Basics theming in Drupal 7

27-Jul-2016
Drupal B2B - complex internet platforms and e-commerce plaforms

Drupal 7 provides a lot of possibilities in creating custom templates. Making a website template in Drupal 7 can take place in several ways.

Editing basic templates

We recommend editing one of the standard templates like Barti to Drupal novices. You can slowly familiarize yourself with structure of template while browsing it’s directories and subdirectories.

Creating a template based on the core template

Creating a new template from scratch may take too much time, especially if you need to make it in a short time. To save some time you can design new template by extending a base template. Theme made in such way inherits all files from base template, which can be replaced or overwritten in our theme. On the Internet one can find many base templates that offer prepared grid, already declared commonly used templates on page, extended css classes and js scripts that describe the appearance and behavior of basic html elements, such as headers, paragraphs, buttons or forms. Here you can find list of the most popular Drupal base themes. With this method you not only gain time, but also keep files tidy because you separate the base template's files from our modified version’s.

Making new template from scratch

To make a template in Drupal 7 you have to create a folder called by our template's name (e.g. newtheme) in the sites / all / themes directory. The most important step is creating the first and the only required template file with .info extension (in this case newtheme.info). Type the following code into it:

name = New theme
core = 7.x
engine = phptemplate

These three lines are enough to create a new template. After saving the file you can set up your template from the admin panel. The generated template will definitely require further work.

* If you create a theme based on the basic template you have to add the declaration of a base template, for example:

base theme = bartik

The next step is a declaration of style sheets and js scripts. We declare style sheets as follows:

stylesheets[all][] = css/main.css

We define the media in square brackets, in this case the stylesheet will apply to all media.
We declare script files in similar way:

scripts[] = js/main.js

You need to remember that after declaring files (and after making any other changes in the *.info file) to clear the cache.

If you already used other templates in Drupal 7, for example core templates, you definitely noticed a different number of available regions on the page where you can place blocks and other elements. All regions on the page must be declared in the *.info file. For example, we create two regions:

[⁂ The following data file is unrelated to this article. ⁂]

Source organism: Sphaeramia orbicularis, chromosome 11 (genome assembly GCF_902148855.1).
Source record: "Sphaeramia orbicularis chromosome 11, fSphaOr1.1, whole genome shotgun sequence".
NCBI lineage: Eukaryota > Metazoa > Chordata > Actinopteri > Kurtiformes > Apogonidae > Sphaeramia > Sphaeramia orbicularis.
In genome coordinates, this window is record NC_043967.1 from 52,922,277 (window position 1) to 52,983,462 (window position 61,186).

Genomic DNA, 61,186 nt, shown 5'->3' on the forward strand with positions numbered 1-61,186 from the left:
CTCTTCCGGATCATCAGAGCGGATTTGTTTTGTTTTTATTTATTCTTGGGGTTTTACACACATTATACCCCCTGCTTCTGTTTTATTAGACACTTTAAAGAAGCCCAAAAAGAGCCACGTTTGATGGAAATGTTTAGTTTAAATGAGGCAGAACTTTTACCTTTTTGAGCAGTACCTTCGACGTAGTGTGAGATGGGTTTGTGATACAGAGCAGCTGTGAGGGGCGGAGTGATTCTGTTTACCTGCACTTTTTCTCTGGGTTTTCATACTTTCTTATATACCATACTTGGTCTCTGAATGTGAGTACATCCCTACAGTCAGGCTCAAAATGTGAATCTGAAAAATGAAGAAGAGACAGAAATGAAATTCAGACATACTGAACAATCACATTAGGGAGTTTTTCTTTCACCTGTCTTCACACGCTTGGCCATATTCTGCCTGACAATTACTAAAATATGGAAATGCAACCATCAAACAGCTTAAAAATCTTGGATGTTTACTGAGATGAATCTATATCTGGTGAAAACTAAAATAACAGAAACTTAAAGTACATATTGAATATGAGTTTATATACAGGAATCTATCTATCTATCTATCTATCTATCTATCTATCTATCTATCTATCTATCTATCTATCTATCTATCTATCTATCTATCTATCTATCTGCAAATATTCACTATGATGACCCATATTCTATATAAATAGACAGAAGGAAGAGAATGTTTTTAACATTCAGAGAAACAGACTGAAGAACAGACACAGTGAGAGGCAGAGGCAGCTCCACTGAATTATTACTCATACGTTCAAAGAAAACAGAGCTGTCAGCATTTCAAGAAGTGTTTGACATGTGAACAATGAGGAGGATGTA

regions[slider] = Slider
regions[column] = Column

Then you must declare them in page.tpl.php file and other files specifying the of html document if you want to have them rendered. For example append page.tpl.php with the following code:

<div id=”slider”>
<?php print render($page[‘slider’]); ?>
</div>
<div id=”column”>
<?php print render($page[‘column’]); ?>
</div>

Now you can place prepared blocks in newly defined regions using Blocks tab in admin panel.

*You have to declare content , help, and page_bottom page_top regions in every template. They are required by Drupal.

Page.tpl.php is one of the basic template structure files in Drupal 7. Each file available in the core can be overwritten with your own.

File structure

Number of files in your template may vary depending on the amount of modifications you made in the basic structures. Besides the required * .info file and possible style sheets with js scripts each template can be freely expanded by overwriting the individual structures. An overview of the files available in template is as follows:

File structure
  • html.tpl.php - This file contains a head section of an HTML document. It is a parent file of the whole template.
  • page.tpl.php - most commonly edited file during creating / editing a template. It contains the body of HTML document. This is where you put the various regions that you want to have on your page.
  • region.tpl.php - with this file you can specify how the structures within each region are rendered.
  • block.tpl.php - defines the block's rendering and arrangement
  • node.tpl.php - determines the rendering and arrangement of content.
  • field.tpl.php - each field used in any content can be determined in this file.

With these files you can define structure of Drupal 7 page in your own way. Using the file called region.tpl.php you override the way of rendering and arrangement of all regions. If you want to make changes in one particular region, for example in previously declared Slider region you have to use the file called region-footer.tpl.php. The same applies to other structure files. File naming conventions can be found here.

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